Vice President Mike Pence chastised the news media over what he saw as unfair coverage at a posh Washington event Saturday evening, while also poking fun at administration he serves.
Pence was attending 132nd annual Gridiron Dinner, a white tie affair that every president since Grover Cleveland has attended at least once, which features music, skits and comedic remarks from senior political figures. Trump, who is spending the weekend at his Florida Mar-a-Lago resort, did not attend.
"[It] really was embarrassing for me to have millions of Americans learn that I'm one of the few people in the country to still have an AOL account," he said.
But despite his easygoing tone, Pence also criticized the media's coverage of the administration, albeit in a more reserved tone than the president tends to employ.
"These days, and I say this with the deepest respect," he told reporters in the room, "it seems like in this short news cycle … too often stories will make page one and drive news with just too little respect to the people who are affected or involved."
"So let me just say to you as, not as your vice president, but just as a neighbor … that I think we've all just got to do better. And the way I think we can do better is by focusing on what unites as more often as Americans," Pence added.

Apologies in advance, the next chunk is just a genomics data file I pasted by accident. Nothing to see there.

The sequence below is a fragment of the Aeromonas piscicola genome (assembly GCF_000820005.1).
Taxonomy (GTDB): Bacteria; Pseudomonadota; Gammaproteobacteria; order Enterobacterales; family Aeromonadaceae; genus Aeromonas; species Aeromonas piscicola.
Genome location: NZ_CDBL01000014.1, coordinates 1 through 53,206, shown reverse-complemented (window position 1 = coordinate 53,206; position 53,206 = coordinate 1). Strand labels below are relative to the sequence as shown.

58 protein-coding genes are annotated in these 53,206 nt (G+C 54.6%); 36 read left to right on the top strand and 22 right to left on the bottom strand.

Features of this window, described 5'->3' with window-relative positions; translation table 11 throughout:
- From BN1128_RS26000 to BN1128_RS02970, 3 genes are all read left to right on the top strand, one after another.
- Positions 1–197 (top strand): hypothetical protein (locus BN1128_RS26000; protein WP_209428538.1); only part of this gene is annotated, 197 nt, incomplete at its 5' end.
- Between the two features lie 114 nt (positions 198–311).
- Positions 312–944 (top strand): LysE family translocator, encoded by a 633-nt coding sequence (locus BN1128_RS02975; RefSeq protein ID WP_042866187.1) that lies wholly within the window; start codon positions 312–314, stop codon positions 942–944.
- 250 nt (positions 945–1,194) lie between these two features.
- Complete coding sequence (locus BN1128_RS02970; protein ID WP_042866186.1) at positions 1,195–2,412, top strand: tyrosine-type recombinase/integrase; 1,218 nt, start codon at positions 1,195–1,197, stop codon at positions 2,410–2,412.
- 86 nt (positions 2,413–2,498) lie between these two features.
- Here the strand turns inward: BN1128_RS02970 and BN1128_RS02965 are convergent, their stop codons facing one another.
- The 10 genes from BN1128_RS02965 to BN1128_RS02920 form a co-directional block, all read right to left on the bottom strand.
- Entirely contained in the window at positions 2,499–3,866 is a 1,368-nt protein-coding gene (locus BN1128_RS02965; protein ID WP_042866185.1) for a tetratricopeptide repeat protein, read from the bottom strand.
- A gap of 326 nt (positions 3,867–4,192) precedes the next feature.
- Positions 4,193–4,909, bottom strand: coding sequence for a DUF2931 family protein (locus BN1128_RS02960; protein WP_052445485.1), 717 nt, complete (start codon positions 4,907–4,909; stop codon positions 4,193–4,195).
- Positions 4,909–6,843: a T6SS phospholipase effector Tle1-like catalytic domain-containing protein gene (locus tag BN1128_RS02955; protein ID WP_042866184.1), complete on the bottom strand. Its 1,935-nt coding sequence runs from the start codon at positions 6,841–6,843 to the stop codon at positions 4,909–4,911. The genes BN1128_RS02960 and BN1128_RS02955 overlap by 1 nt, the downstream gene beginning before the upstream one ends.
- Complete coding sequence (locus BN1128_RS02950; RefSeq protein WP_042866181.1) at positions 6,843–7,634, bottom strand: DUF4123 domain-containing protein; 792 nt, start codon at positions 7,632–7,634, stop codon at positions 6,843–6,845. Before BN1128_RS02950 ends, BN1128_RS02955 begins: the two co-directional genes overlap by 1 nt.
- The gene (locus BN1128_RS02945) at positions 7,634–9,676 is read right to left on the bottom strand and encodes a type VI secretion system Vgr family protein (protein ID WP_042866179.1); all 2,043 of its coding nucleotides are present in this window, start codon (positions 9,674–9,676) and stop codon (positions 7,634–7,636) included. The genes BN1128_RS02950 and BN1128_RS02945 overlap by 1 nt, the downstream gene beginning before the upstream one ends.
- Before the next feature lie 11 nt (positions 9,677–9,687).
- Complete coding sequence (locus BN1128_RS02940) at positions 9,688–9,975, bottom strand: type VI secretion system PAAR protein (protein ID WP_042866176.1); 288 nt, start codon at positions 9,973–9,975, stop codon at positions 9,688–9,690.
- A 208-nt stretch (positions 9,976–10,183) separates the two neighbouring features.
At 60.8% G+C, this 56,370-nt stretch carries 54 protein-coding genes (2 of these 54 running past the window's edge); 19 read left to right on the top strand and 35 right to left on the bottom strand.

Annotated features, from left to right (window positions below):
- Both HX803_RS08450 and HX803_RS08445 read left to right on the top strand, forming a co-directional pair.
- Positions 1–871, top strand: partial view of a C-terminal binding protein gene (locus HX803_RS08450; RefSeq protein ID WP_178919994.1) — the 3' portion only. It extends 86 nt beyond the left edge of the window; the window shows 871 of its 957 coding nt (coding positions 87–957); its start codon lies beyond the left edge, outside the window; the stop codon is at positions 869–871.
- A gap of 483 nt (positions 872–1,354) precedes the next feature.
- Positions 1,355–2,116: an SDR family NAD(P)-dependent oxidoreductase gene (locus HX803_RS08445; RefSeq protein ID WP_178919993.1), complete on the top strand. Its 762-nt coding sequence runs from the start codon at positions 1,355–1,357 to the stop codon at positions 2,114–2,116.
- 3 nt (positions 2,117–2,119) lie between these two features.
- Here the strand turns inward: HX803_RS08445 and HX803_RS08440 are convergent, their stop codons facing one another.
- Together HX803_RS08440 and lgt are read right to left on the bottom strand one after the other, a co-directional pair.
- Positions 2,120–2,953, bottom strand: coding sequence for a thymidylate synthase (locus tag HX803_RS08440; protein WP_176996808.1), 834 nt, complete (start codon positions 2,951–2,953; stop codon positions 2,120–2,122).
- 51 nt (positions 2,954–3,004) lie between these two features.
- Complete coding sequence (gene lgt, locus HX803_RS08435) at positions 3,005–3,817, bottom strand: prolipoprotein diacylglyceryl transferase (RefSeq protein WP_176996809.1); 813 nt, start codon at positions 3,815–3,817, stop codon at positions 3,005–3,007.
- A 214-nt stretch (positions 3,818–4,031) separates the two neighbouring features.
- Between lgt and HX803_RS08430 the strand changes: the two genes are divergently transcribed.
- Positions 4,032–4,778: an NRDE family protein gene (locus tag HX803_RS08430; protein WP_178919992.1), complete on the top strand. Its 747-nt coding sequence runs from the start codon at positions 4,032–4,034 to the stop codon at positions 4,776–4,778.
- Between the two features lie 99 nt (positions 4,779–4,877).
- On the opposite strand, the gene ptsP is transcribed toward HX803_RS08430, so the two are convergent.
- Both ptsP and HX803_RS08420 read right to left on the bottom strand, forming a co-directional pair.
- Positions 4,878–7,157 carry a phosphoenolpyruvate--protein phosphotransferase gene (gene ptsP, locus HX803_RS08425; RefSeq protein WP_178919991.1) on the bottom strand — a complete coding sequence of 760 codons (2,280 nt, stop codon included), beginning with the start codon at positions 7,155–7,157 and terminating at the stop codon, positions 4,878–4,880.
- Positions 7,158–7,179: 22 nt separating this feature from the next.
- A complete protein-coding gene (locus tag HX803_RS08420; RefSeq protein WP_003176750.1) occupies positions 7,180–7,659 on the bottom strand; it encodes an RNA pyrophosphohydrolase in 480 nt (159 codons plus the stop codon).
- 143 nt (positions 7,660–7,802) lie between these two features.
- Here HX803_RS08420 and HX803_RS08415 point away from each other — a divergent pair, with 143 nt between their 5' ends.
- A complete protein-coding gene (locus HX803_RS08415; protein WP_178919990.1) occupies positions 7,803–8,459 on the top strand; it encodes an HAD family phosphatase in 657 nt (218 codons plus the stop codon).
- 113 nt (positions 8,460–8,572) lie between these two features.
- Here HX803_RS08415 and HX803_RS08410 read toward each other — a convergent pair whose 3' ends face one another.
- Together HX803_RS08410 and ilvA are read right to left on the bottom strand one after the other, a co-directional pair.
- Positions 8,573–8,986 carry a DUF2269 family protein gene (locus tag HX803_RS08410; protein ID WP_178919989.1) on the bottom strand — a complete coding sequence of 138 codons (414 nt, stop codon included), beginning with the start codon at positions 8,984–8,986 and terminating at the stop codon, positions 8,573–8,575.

Earlier in the day, he complained to The Associated Press about publishing private information about his wife, Margaret Pence.
According to the AP, it removed an email address that it had published from all subsequent stories after learning that Margaret Pence still used the account.
The news service added: "The AP stands by its story, which addresses important transparency issues."
Pence's approach to the media stands in marked contrast to his boss's: President Trump has developed a hostile relationship with some journalists covering his administration. He regularly aims twitter missives at outlets, including NBC News, who he brands "FAKE NEWS," and claims are misrepresenting his actions and policies.
Pence's remarks are the latest example of the vice president advocating Trump's policies, but in a less confrontational fashion than is typical of the president.
On his recent visit to Europe, Pence sought to reassure the U.S.' NATO allies that the Trump administration continued to support the alliance, but did push forward with Trump's demand that other countries would have to contribute more financially.